How much money do you think educated car buyers can save over unprepared buyers when buying the same car? Would $5,000 get your attention? While you may not save as much as $5,000, you’ll save a bunch if you avoid these classic car-buying errors.
* Showing enthusiasm. If you act excited, the sellers know they have a unique product you want. The price goes up instantly. Keep that enthusiasm in check until you’ve driven home. Sneer a little if you like the car.
* Buying in a hurry. If you buy on your first visit to a dealership, you don’t have time to compare. Take your time. Be willing to walk away. The price at most dealerships falls quickly if you move slowly.
* Giving deposits before the dealer approves your offer on a vehicle. Feel free to give a deposit, if you really want a vehicle. But don’t give it until the boss has said “yes.” Some dealerships use deposits to keep you there while they try to convince you to pay more. And you can’t leave if they have your deposit—money, a credit card, a driver’s license, or your kids.
* Being switched to leasing without doing your homework. Because some dealerships may make a larger profit if they lease rather than sell, they may try to “switch” you. They’ll try to convince you leasing is cheaper than buying. In most instances, it isn’t. If you want to lease, fine. Just don’t do it on the spur of the moment.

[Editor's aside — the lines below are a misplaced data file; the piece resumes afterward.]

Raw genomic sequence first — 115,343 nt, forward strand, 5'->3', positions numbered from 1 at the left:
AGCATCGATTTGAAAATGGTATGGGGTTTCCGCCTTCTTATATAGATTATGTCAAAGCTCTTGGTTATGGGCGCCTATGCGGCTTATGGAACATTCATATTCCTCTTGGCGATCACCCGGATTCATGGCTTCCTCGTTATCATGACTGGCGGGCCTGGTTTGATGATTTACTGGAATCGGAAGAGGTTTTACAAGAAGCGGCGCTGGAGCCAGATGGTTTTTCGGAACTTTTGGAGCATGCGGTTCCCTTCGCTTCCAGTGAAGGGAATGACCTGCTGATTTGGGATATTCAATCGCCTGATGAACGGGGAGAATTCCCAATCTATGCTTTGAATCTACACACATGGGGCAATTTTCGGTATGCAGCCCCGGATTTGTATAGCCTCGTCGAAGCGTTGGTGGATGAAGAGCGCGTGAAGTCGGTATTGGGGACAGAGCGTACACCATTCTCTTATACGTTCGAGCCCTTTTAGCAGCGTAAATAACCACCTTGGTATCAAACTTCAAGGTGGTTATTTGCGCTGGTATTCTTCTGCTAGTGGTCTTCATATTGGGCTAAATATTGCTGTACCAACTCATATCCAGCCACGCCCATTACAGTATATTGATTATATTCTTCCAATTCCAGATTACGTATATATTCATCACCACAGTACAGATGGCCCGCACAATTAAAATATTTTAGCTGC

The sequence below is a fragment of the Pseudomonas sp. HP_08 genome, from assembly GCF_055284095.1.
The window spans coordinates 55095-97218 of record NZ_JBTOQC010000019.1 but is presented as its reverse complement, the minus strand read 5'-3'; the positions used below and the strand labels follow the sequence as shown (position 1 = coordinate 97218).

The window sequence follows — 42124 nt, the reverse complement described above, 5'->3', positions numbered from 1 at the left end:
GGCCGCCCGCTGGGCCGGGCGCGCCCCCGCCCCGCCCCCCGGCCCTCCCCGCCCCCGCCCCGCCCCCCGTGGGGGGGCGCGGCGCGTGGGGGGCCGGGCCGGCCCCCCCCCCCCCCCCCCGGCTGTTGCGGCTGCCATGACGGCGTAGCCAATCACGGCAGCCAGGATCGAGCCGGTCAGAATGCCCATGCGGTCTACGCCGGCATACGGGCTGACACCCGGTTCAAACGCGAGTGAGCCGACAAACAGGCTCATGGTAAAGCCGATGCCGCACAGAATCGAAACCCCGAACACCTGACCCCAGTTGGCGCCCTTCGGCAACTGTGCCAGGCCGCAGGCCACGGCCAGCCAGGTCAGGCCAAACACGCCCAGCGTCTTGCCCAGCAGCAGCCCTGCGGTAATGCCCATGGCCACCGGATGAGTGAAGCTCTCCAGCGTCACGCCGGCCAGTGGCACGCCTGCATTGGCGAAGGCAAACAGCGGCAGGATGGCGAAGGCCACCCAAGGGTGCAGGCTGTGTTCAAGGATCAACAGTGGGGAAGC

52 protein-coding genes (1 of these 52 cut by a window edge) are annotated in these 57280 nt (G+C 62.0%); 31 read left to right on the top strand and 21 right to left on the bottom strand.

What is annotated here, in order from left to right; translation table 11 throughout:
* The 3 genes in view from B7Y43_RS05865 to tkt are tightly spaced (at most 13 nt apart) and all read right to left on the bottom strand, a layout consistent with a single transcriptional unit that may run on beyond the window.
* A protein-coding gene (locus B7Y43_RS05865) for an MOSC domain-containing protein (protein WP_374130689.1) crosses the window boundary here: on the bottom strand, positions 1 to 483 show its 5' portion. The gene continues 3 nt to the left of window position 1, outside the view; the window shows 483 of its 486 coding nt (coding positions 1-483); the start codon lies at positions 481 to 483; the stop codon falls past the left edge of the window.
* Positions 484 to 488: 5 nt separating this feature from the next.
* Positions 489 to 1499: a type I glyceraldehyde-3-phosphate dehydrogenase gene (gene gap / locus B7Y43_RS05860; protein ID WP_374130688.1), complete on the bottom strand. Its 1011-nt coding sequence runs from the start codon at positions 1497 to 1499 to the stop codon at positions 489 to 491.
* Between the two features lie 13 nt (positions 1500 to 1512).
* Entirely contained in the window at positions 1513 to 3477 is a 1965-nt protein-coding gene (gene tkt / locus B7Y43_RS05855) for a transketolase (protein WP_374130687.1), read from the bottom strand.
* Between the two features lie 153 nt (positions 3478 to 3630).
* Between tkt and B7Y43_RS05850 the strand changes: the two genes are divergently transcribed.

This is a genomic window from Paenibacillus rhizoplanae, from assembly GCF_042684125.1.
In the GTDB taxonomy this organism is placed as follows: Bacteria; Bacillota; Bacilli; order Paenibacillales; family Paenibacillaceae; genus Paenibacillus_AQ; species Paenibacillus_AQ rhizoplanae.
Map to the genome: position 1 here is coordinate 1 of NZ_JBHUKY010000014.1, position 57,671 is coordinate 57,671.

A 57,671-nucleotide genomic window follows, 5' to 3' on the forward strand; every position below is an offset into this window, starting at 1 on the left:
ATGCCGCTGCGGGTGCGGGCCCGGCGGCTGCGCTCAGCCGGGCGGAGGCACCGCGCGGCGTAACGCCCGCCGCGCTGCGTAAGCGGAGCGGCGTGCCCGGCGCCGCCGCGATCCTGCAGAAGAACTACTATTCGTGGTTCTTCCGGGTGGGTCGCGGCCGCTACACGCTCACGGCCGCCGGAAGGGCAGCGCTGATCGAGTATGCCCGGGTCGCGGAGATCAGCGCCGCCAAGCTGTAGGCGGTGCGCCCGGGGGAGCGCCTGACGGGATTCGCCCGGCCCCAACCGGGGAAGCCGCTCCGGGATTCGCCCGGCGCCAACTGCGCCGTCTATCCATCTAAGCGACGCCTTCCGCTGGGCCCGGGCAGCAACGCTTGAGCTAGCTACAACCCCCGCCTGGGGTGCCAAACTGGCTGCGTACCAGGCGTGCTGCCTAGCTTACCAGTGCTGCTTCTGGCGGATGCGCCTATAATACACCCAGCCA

* Trading in your old car without knowing its value in advance. A dealership has the right to give you the least you will take for your old car. But you have a right to get the most your car is worth. To know that value, simply clean it up, and try to sell it to several used car departments. The highest amount you’re offered for it is your car’s real value right now. Don’t accept less than that in trade.
* Financing automatically at the dealership. The dealership may be the cheapest place to finance, but not always. To find out, simply bring a copy of the filled-out dealer contract to your credit union and compare contracts. If the dealership won’t give you a copy, they’re probably telling you they’re not really the cheapest. Big mistakes, big bucks out the window. We like to help you preserve your money—that’s what credit unions are all about. Avoid these mistakes, and put that money to work rather than throwing it away.